Monte Carlo, Jan 15: World athletics officials have slammed the door on Oscar Pistorius's bid to run in the Olympics this year, but the plucky sprinter has not given up his dream.
Barred from the Beijing games by the International Association of Athletics Federations (IAAF), if he can"t get the ban reversed he will set his sights on the London Olympics in 2012. A disappointed Pistorius, who said on Friday that he would not give up his Olympic ambitions, did not speak to the media yesterday for fear of compromising the legal battle that might lie ahead.The Beijing Olympics are in August, so the South African “paralympian" has less than seven months in which to appeal against the IAAF decision.
Pistorius was disqualified by the IAAF on the strength of a finding by an independent investigation that his prosthetic limbs gave him an unfair advantage over other runners.
Pistorius, known as “Blade Runner" because of his carbon-fibre running legs, underwent two days of tests at the German Sports University, in Cologne, in November.
Professor Peter Bruggemann, who conducted the investigation,
compiled the report on which the IAAF based its decision.
On Friday, Pistorius reiterated his belief that his prostheses did not give him an unfair advantage and vowed: “I will not stand down."
Van Zyl said Pistorius had received the report two to three weeks ago and had had until January10 to respond to it.
“We consulted experts who told us that there were too many variables [in the tests conducted by Bruggemann] for such a dramatic decision," Van Zyl said.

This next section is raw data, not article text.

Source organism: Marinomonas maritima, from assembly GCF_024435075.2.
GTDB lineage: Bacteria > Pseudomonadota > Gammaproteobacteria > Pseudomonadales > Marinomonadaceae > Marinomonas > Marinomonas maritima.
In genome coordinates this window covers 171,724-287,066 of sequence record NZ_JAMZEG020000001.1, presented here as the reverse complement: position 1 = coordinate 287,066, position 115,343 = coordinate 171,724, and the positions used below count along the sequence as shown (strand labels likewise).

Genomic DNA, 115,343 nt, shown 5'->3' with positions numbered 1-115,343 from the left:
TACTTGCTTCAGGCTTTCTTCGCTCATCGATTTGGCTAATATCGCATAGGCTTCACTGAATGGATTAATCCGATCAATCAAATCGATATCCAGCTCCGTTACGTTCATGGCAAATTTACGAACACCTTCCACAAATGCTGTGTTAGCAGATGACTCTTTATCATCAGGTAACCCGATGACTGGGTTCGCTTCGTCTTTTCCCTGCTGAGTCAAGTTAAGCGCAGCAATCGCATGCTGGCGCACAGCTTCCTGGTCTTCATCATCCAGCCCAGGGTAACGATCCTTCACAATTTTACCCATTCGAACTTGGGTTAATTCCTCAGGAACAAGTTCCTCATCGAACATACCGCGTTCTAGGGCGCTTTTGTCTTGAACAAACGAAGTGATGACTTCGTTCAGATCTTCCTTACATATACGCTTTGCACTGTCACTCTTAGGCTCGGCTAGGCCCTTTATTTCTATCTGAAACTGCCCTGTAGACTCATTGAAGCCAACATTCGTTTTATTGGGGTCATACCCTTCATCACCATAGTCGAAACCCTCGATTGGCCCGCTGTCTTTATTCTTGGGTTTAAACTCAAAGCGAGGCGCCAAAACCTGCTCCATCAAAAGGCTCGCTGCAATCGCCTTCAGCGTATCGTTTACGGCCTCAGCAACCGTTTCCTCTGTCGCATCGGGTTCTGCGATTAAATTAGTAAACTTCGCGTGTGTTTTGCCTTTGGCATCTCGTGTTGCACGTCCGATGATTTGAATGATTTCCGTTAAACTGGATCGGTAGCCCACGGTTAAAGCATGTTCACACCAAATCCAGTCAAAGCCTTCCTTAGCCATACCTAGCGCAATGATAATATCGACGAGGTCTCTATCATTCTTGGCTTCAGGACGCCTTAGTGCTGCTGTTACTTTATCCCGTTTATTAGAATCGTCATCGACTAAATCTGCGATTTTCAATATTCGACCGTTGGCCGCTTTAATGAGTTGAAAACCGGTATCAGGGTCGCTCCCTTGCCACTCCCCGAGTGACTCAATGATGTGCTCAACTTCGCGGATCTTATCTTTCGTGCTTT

“But the onus is now on us to prove the contrary."
Yesterday, Pistorius cancelled a training session so that he
could prepare his appeal against the ban.
He said he would consider all his options, including an appeal to the IAAF for more tests. As a last resort, he will take his case to the Court of Arbitration for Sport, in Lausanne, Switzerland.
Pistorius had been due to continue his training at the High Performance Centre, in Pretoria, yesterday afternoon but cancelled the session to discuss the IAAF report with his lawyer.
The world record-holder in the 100m, 200m and 400m track events for the physically disabled will continue to train for the Beijing Paralympics.
The SA Sports Confederation and Olympic Committee said it accepted the IAAF"s decision to bar Pistorius from taking part in any IAAF-organised event.
“If the rules say he has an unfair advantage, then it"s an unfair advantage.
We have to respect the IAAF decision," said Mark Alexander, the
committee"s vice- president.
“That"s what sport is about. Sport is a fair thing."